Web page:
People often ask me how I ended up in the Internet marketing industry, and in all honesty, it just kind of happened. I couldn’t be happier about joining the team at SEER, and my brain has become a sponge since I started a mere two weeks ago. I’ve been welcomed by some awesome people and have already learned a great many things that I didn’t know before. It’s going to be an unforgettable journey; that much I know.
Prior to entering the Internet marketing industry a bit over a year ago, I was a teacher. I taught Literacy to students in middle and high school, and obviously my original intent was to take a much different career path when I obtained my Bachelors and Masters Degrees in Elementary Education and Literacy. After my time educating the youth of the world, I decided to explore a different route and put my creative mind to work elsewhere.
But, I digress. Since entering into the world of the Internet as my career and especially since joining the awesome crew at SEER, I have noticed quite a few similarities between my former career as a teacher and my more recent beginnings in Internet marketing, which may be surprising to some.
Ah, change. We all know that the Internet varies every minute of every hour of every day, and teaching is no different. Take a moment to imagine meeting with small groups of teenagers each day and making valiant efforts to teach them reading and writing; needless to say, there’s no way to predict what every day might bring and sometimes it was akin to pulling teeth.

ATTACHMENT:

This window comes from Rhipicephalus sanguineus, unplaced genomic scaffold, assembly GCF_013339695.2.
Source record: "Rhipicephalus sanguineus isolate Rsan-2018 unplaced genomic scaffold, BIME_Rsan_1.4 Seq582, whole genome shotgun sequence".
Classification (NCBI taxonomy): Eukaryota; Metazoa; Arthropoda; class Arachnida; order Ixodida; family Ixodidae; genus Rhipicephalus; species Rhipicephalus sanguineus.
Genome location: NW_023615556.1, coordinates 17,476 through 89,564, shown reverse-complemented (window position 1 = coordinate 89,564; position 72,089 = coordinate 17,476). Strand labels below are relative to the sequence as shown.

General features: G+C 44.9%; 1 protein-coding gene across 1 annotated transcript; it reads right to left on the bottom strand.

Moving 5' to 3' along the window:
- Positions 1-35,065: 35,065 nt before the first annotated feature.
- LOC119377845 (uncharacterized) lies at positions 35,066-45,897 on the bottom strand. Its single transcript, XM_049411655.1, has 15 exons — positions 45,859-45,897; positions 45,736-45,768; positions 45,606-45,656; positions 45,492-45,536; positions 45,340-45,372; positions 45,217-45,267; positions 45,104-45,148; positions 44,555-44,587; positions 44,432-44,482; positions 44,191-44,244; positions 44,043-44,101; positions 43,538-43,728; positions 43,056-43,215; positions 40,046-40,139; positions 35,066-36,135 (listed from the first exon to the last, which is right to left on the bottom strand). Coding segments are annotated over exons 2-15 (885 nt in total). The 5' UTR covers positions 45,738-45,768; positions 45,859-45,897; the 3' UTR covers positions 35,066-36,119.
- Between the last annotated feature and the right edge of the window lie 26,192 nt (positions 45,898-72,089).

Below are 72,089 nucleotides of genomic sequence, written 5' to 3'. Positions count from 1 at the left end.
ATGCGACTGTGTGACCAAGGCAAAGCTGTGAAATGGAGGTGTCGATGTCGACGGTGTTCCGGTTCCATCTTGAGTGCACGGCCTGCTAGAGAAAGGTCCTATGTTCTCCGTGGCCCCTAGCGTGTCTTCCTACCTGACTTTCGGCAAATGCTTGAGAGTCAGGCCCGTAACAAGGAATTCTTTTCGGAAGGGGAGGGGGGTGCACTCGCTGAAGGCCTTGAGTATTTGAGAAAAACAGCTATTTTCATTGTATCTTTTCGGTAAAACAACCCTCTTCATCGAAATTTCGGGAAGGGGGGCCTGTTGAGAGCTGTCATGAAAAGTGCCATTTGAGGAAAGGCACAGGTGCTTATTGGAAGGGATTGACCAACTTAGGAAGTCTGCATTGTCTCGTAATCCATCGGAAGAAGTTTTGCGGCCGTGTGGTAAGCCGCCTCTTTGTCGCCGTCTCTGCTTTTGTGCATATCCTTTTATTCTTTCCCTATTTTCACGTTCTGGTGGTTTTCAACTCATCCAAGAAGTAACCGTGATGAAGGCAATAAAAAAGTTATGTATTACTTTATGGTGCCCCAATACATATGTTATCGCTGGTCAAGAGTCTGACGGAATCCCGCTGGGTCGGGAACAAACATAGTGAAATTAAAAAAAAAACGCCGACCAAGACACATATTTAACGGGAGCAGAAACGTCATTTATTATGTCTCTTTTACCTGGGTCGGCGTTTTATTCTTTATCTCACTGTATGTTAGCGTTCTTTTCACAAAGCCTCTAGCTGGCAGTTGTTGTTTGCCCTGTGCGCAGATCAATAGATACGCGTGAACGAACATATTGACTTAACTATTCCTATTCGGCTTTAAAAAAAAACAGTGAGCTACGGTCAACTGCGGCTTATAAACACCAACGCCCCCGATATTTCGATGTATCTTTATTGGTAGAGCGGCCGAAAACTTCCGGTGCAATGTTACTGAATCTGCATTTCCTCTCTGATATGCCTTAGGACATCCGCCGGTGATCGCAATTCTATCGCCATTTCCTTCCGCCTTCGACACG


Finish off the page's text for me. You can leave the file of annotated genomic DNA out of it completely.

My students were not only changing in their education and ways of learning, but also physically and emotionally, making the process that much more unpredictable. There’s no way to tell the future of how a student may change which presents a big challenge, but the best you can do as a teacher is to rise up to it and teach to the best of your ability.
Keeping up with the Internet is no easy feat either. We have to deal with constant uncertainty – look at Google, shelling out Panda and Penguin (what creature might come next?) Only time will tell.
Re-teaching vs. Re-evaluating Your Internet Marketing Strategy
You teach and it doesn’t work. So reteach! You try something new in Internet marketing and it’s an epic fail. That’s how we learn what does or doesn’t work, and we try again.
Failure is nothing new in education or in Internet marketing. When I was teaching reading and writing, I had to differentiate my lessons while structuring them holistically so that they would (hopefully) be comprehensible and fruitful for all types of personalities, skill levels, and learning styles. Often times I would teach my lesson only to go back later and asses my students to discover, to my obvious dismay, that they didn’t retain ANYTHING that I taught. “Ms. Foster, I don’t get it” wasn’t something I wanted to hear.
As frustrating as this may seem, you can’t be afraid of failure as a teacher, and this is exactly how I would learn and decide what my students didn’t understand, i.e. where the failures were and how I could be a problem solver and fix them. Was I not clear in my objectives? Did I not go in-depth enough with my expectations? Did I assume that they had successfully recalled and connected to a prior lesson? Based on my findings, I would reteach and hope for a (more) positive outcome and ultimately, mastery of the topic.